Tuesday marks four years since Saugus High School bore witness to unspeakable tragedy: A 16-year-old student shot five other students before fatally shooting himself, leaving two other students dead and three others wounded.
In the years since, the campus community has marked each anniversary a little differently, as the need has arisen, said Saugus High Principal Genevieve Peterson-Henry.
“It’s evolved each year as we grow in our healing,” she said Monday in her office, “and I think it’s trying to put a focus on healing and bringing people together as opposed to the awful events of the 14th or the shooting.”
In following the advice on best practices from Dr. David Schonfeld, a developmental-behavioral pediatrician and chair of the National Advisory Committee on Children and Disasters, the campus’ main memorial is not on the day of the tragedy.
Schonfeld, who also serves as director of Children’s Hospital Los Angeles’ National Center for School Crisis and Bereavement, shared a talk on how to deal with the tragic aftermath that several staffers cited in the days leading up to Tuesday as part of why the day is handled the way it is.
Accordingly, there probably won’t be a mention of it in the school’s news cast. Instead of a memorial assembly, there’s the Unity of Community event.
This year’s Unity of Community started with teachers and administrators, staff, some students and alumni, William S Hart Union High School District Superintendent Mike Kuhlman and others meeting up by the on-campus murals painted in honor of the two victims of the shooting, Dominic Blackwell and Gracie Muehlberger. The group walked to the memorial for the students at nearby Santa Clarita Central Park, where they held a moment of silence and then had a talk.
Henry said one of her most important jobs was making sure she was giving the staff and students the support they need, and the Unity of Community format was part of that decision.
Jim Klipfel, a longtime teacher at Saugus High, said part of the advice that stood out for him was the awareness of triggers. In the weeks following the shooting, even the outpouring of community support, such as large bouquets left as gestures, were difficult for some to see.
“The bottom line is, there’s a lot of people in pain, and we deal with it every day, and we are not disrespecting those unfortunate victims or their families,” said Klipfel, who was honored at the White House in 2021 as a National Teacher of the Year honoree, after winning state Teacher of the Year honors.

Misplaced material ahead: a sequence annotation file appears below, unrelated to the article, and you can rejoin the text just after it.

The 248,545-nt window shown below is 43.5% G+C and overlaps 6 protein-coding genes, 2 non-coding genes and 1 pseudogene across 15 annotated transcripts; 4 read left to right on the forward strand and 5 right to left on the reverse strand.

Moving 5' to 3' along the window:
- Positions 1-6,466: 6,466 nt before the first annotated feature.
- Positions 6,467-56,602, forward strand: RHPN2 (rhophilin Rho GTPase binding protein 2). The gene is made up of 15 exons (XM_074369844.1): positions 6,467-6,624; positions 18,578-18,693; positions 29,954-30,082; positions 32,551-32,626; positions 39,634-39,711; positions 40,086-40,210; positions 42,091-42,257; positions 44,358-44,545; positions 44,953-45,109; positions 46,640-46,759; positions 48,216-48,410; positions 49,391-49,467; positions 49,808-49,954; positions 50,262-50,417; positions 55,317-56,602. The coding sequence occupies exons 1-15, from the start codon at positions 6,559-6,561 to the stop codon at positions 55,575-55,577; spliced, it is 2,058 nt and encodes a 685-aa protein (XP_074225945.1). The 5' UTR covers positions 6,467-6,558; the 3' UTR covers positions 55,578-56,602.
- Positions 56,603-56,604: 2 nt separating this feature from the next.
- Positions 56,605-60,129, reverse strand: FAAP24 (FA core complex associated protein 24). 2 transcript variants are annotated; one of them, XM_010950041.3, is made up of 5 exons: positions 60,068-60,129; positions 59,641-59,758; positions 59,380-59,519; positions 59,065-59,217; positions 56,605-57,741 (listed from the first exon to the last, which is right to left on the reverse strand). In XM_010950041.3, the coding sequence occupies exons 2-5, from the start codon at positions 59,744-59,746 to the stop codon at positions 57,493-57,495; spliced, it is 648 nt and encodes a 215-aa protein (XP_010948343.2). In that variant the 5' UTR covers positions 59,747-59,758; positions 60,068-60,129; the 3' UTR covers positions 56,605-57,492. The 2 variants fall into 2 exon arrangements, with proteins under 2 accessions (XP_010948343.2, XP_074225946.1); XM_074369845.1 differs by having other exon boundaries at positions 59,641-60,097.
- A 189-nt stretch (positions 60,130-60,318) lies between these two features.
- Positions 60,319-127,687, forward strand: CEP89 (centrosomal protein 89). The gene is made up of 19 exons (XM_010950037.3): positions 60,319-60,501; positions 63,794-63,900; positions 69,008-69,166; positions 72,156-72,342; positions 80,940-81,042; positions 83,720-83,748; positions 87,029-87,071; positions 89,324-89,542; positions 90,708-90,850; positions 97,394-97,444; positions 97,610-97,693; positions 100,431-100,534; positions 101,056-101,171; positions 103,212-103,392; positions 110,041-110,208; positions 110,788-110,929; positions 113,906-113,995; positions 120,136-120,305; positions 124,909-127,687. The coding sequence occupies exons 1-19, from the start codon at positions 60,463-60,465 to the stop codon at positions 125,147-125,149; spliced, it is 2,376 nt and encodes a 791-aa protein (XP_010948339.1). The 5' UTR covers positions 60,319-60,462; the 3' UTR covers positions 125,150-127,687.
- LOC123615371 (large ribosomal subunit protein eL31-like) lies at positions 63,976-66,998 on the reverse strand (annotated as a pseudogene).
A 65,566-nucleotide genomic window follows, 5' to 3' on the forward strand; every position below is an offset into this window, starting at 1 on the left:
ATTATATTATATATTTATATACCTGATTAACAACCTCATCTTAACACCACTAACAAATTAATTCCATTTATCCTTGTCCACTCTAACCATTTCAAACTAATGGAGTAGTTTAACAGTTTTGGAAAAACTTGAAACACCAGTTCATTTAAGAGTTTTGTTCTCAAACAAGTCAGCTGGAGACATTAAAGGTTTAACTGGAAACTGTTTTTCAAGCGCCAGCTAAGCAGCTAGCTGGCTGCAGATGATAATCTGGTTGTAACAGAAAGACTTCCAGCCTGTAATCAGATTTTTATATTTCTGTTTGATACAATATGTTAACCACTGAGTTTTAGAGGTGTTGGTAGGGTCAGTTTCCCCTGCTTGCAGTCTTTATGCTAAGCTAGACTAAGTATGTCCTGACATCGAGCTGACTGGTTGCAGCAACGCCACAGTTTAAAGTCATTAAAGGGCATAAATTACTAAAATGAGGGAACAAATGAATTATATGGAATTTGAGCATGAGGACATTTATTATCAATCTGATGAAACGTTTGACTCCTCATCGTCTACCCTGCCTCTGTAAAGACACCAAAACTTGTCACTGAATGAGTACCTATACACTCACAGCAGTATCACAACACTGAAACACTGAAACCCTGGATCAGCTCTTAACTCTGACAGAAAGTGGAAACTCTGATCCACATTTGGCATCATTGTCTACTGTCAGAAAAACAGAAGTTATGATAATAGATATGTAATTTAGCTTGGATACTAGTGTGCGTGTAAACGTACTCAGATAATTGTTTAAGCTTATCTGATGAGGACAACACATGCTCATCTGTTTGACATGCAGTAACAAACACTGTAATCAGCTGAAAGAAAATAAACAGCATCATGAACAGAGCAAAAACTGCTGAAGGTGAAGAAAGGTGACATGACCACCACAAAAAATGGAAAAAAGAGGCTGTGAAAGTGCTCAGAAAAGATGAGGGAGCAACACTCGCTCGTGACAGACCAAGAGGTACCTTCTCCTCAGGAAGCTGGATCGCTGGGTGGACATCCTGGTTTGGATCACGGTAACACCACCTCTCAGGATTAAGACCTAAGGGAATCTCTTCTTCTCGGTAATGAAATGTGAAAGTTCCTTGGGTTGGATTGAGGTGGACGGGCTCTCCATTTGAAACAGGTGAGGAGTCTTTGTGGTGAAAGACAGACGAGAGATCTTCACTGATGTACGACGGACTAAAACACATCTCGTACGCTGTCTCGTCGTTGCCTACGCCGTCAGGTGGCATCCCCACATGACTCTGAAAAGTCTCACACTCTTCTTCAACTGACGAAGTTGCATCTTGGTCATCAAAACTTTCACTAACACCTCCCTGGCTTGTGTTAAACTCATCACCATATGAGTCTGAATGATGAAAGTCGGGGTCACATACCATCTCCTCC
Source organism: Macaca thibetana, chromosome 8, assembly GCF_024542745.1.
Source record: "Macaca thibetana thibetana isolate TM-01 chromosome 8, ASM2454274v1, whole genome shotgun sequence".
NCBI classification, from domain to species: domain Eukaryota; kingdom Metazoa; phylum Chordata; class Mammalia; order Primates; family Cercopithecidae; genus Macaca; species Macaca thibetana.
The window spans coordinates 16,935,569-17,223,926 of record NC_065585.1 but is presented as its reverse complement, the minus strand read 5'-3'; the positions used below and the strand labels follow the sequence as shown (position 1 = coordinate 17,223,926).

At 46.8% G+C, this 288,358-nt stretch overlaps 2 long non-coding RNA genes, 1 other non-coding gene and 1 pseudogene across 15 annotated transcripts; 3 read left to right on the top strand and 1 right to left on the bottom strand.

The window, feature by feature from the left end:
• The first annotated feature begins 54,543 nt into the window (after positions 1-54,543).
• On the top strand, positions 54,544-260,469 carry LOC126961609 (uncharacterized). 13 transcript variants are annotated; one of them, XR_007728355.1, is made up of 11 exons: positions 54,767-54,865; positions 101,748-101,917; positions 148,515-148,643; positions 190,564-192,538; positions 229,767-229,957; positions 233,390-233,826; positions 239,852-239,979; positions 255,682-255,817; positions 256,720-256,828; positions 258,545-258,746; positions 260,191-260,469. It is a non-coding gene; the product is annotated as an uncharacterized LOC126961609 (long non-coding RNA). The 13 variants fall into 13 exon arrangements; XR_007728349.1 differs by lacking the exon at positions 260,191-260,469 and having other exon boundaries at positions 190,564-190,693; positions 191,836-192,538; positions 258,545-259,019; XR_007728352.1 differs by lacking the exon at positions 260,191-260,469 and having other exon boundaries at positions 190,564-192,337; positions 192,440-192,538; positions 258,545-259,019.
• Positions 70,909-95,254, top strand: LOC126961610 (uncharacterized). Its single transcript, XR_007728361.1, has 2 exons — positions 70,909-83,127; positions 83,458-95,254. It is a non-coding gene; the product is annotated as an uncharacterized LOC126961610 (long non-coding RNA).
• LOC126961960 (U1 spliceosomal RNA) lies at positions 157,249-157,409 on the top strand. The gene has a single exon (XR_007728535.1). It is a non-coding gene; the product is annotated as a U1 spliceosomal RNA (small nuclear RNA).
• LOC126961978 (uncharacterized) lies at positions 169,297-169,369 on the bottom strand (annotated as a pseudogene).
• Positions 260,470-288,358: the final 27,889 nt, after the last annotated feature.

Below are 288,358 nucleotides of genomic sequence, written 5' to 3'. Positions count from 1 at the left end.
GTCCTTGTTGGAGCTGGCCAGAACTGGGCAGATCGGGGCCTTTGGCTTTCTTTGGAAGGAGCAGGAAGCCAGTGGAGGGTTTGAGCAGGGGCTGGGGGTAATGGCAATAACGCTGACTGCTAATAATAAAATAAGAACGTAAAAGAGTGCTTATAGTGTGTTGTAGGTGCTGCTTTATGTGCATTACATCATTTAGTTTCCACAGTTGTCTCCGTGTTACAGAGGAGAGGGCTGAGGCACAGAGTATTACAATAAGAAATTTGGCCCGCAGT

Klipfel also said the district made a lot of resources and helpful information available in the aftermath of the shooting, such as Schonfeld’s talk.
Larry Schallert, assistant director of the Student Health Center at College of the Canyons, also mentioned the great resources the Hart district provided in the aftermath in a phone interview Monday, and also said it’s important to continue to talk about how these tragedies can affect us.
The students who were on campus that day have since graduated. But, many of their brothers and sisters now attend Saugus High, he said. The parents of those children impacted still live here.
At COC, Schallert still works with students who are dealing with trauma from the campus shooting, which can take a long time to process.
“And we are still seeing students in our counseling programs that were affected by that experience,” said Schallert, who was named the state’s Social Worker of the Year in 2021.
“And it was certainly exacerbated by COVID,” he said, mentioning a few other tragedies that also have had community ties back to the SCV in recent years, such as the shootings at Borderline in 2018 and the Route 91 Harvest music festival in Las Vegas in 2017.
He said the range of emotions survivors face includes anxiety, sadness, depression and loss, but also unnecessary guilt, depending on how the trauma occurred, as well as anger, resentment and shock.
“‘It was a tragedy. They survived it, and now they’re surviving,” Schallert said, in terms of a framework for talking about it in a healthy way. “And we know people were strongly affected — and here’s where you can get some help.’”
Those looking for information about mental health services in the SCV can visit BeTheDifferenceSCV.org.